• (2) Pain Coping Skills Training-Brief (PCST-Brief). Pain Coping Skills Training-Brief consisted of one 60-minute individual in-person session. Session content was the same as the PCST-Full first session.

Participants in both initial conditions received 3 weekly caring text messages to prompt skills practice and provide encouragement.

2.2.2. Secondary/rerandomization conditions

  • (3) Pain Coping Skills Training-Plus after PCST-Full Nonresponse. Participants received 2 additional in-person sessions focused on skills practice emphasizing adherence followed by three weekly 20-minute telephone calls to review skills practice, problem solving, and assess progress.
  • (4) Pain Coping Skills Training-Full Maintenance after PCST-Full Nonresponse. Participants received 5 weekly 20-minute booster telephone calls to review skills practice, problem solving, and do a therapist-guided relaxation practice using techniques learned in the initial randomization condition.
  • (5) Pain Coping Skills Training-Full Maintenance after PCST-Full Response. Participants received the same secondary condition as described in #4.
  • (6) No Further Intervention after PCST-Full Response. Participants received no further intervention.
  • (7) Pain Coping Skills Training-Full after PCST-Brief Nonresponse. Participants received the condition described in #1.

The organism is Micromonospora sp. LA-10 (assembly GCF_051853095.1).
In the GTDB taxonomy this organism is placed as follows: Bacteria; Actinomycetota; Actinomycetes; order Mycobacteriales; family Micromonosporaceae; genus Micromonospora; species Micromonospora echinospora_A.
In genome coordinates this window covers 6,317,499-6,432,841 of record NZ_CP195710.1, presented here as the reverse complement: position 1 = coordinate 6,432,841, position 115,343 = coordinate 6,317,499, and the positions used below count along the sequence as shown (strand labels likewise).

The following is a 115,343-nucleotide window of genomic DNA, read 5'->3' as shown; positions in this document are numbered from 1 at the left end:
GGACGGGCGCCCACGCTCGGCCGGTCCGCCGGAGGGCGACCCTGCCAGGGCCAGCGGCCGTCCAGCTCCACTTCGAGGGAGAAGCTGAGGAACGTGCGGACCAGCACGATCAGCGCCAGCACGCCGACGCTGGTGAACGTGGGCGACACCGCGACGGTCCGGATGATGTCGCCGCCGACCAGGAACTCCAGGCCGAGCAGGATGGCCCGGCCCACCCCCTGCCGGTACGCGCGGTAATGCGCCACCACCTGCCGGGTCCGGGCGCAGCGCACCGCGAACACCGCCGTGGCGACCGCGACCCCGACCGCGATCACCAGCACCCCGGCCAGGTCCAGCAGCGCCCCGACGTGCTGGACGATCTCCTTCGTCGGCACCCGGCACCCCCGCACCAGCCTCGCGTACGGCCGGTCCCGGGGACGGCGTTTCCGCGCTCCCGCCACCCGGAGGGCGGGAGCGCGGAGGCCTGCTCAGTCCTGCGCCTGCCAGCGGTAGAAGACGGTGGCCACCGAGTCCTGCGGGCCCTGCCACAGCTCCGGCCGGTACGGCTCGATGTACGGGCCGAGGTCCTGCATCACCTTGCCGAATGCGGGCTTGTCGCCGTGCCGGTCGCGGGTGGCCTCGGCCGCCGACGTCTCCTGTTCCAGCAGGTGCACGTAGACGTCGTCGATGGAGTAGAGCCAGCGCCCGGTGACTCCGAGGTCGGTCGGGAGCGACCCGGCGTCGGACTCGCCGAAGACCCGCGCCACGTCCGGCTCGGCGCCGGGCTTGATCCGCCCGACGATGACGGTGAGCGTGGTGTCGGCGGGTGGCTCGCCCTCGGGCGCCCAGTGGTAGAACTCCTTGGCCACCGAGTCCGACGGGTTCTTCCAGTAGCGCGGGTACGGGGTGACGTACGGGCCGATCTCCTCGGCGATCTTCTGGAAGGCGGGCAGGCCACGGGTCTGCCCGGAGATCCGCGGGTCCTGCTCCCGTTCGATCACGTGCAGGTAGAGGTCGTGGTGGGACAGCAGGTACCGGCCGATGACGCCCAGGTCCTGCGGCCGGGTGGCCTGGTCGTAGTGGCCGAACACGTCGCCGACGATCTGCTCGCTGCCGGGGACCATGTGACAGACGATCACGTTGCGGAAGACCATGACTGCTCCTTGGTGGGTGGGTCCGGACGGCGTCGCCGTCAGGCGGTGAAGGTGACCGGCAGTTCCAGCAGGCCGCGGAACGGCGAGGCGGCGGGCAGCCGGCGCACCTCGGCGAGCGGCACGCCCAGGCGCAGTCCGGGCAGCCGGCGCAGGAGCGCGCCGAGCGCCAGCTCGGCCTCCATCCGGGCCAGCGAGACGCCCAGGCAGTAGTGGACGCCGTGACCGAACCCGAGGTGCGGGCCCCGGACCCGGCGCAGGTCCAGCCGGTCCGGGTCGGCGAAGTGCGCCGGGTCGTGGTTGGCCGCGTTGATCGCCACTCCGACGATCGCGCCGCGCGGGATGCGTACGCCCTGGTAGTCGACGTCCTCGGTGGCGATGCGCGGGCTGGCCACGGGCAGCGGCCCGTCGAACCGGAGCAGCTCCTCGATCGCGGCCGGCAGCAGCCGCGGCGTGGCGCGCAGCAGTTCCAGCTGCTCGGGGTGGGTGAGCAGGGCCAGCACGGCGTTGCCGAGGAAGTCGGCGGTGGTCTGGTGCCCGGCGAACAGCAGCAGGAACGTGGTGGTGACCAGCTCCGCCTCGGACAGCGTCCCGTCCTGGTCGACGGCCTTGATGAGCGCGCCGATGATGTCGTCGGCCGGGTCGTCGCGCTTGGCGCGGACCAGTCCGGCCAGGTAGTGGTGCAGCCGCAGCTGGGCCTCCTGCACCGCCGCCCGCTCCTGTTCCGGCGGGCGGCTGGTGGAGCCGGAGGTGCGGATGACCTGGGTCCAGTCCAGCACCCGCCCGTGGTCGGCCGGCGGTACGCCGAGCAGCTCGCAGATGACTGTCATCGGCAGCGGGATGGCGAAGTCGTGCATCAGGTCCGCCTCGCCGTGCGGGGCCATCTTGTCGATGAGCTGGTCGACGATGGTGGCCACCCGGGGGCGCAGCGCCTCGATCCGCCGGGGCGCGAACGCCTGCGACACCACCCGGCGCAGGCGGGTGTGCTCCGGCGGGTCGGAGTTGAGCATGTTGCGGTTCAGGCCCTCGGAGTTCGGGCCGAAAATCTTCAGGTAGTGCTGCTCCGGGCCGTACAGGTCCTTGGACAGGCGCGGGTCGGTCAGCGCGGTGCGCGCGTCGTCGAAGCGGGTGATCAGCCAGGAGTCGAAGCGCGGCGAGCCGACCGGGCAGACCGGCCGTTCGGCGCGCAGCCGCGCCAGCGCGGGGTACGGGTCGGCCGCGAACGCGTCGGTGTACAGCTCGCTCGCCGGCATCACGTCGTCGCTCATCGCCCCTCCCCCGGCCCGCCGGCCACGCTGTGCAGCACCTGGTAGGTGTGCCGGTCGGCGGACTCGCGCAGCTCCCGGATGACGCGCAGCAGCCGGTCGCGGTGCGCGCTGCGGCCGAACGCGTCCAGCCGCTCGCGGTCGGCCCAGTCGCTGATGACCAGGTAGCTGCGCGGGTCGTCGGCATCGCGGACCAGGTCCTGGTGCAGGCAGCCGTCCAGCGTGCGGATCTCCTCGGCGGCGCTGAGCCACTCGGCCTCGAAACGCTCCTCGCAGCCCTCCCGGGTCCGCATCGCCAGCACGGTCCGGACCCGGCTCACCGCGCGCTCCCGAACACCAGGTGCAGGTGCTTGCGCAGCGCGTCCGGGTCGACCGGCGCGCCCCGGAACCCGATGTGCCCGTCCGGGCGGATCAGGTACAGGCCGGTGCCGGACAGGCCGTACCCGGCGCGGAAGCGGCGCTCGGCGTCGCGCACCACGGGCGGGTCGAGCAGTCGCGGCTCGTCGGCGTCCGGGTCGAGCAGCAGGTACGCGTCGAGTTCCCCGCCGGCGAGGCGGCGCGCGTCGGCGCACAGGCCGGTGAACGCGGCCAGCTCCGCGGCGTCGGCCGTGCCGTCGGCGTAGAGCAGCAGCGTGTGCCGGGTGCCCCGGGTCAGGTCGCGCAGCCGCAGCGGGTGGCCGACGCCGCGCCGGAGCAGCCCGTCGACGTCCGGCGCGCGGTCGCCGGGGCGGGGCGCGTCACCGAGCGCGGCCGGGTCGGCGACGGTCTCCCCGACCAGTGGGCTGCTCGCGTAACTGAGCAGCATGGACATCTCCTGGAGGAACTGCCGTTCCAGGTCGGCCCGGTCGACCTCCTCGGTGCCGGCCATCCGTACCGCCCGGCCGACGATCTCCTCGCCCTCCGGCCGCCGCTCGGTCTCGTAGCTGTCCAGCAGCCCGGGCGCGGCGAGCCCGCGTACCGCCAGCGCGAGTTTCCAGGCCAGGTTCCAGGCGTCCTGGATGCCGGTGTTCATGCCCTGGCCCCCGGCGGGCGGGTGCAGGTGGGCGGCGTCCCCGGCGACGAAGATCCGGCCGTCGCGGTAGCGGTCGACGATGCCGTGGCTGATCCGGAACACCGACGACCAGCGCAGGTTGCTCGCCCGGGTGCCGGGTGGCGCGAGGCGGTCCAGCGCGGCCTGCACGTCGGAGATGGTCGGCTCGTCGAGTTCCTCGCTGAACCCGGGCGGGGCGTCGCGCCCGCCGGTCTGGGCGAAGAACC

• (8) Pain Coping Skills Training-Brief Maintenance after PCST-Brief Nonresponse. Participants received 5 weekly 20-minute booster telephone calls to problem solving and practice therapist-guided PMR or imagery.
  • (9) Pain Coping Skills Training-Brief Maintenance after PCST-Brief Response. Participants received the same secondary condition as described in #8.
  • (10) No Further Intervention after PCST-Brief Response. Participants received no further intervention.

2.3. COVID-19 pandemic

After March 13, 2020, procedures were conducted through telephone because of the COVID-19 pandemic. Overall, 13.5% (44/327) of participants had at least one intervention session during the pandemic. There were no differences in response to PCST-Full or PCST-Brief based on delivery modality (χ2 = 0.03 and 0.23, respectively; P > 0.05).

2.4. Therapist training and treatment fidelity

Therapist training included a 2-day workshop and a 4-week certification process. Therapists were intervention certified after demonstrating >90% (M = 4.50/5.00) competence and adherence. The five study therapists (ie, PhD-level clinical psychologists and one advanced PhD clinical psychology student) received weekly supervision. Of 326 participants assigned to a therapist and 1804 total study sessions: Therapist 1 = 150 participants, 47% of sessions; Therapist 2 = 148 participants, 43% of sessions; Therapist 3 = 23 participants, 8% of sessions; Therapist 4 = 4 participants, 2% of sessions; and Therapist 5 = 1 participant, 0.2% of sessions. Intervention response differences between therapists were considered by comparing Therapist 1 and Therapist 2 as well as Therapist 1, Therapist 2, and the other 3 therapists combined. There were no significant differences in response at any time point by the therapist (P = 0.31-0.94).

Treatment fidelity was assessed by an independent PhD-level clinical psychologist. Twenty percent of session recordings (N = 108) were randomly reviewed. Competence and adherence were exceptional, with average ratings of 4.71 (SD = 0.28) and 4.75 (SD = 0.44), respectively.

2.5. Study measures

Participants completed standardized self-report measures online at assessments 1 to 4 receiving $30 for each assessment. Participant demographics and medical variables were collected at assessment 1.

2.5.1. Primary outcome